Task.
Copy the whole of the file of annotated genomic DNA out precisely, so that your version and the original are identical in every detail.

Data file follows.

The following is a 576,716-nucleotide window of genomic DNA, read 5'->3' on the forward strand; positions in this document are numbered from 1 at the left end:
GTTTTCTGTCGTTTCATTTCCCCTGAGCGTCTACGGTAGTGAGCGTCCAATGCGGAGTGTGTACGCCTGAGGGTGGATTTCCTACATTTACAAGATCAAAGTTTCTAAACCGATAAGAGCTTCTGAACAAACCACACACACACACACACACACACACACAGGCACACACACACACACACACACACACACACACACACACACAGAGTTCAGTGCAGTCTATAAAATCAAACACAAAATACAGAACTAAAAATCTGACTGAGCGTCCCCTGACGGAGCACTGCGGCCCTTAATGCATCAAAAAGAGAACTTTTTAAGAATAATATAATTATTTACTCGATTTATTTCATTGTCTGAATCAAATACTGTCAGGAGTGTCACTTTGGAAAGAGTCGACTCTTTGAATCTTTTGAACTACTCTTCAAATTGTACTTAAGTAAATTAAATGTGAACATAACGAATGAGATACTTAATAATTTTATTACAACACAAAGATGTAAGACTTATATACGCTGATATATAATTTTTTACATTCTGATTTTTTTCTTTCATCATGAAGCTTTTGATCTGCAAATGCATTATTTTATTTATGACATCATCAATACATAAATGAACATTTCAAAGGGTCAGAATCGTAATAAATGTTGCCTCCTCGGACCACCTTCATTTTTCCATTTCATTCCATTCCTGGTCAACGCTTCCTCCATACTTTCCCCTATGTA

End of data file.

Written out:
The following is a 576,716-nucleotide window of genomic DNA, read 5'->3' on the forward strand; positions in this document are numbered from 1 at the left end:
GTTTTCTGTCGTTTCATTTCCCCTGAGCGTCTACGGTAGTGAGCGTCCAATGCGGAGTGTGTACGCCTGAGGGTGGATTTCCTACATTTACAAGATCAAAGTTTCTAAACCGATAAGAGCTTCTGAACAAACCACACACACACACACACACACACACACAGGCACACACACACACACACACACACACACACACACACACACAGAGTTCAGTGCAGTCTATAAAATCAAACACAAAATACAGAACTAAAAATCTGACTGAGCGTCCCCTGACGGAGCACTGCGGCCCTTAATGCATCAAAAAGAGAACTTTTTAAGAATAATATAATTATTTACTCGATTTATTTCATTGTCTGAATCAAATACTGTCAGGAGTGTCACTTTGGAAAGAGTCGACTCTTTGAATCTTTTGAACTACTCTTCAAATTGTACTTAAGTAAATTAAATGTGAACATAACGAATGAGATACTTAATAATTTTATTACAACACAAAGATGTAAGACTTATATACGCTGATATATAATTTTTTACATTCTGATTTTTTTCTTTCATCATGAAGCTTTTGATCTGCAAATGCATTATTTTATTTATGACATCATCAATACATAAATGAACATTTCAAAGGGTCAGAATCGTAATAAATGTTGCCTCCTCGGACCACCTTCATTTTTCCATTTCATTCCATTCCTGGTCAACGCTTCCTCCATACTTTCCCCTATGTA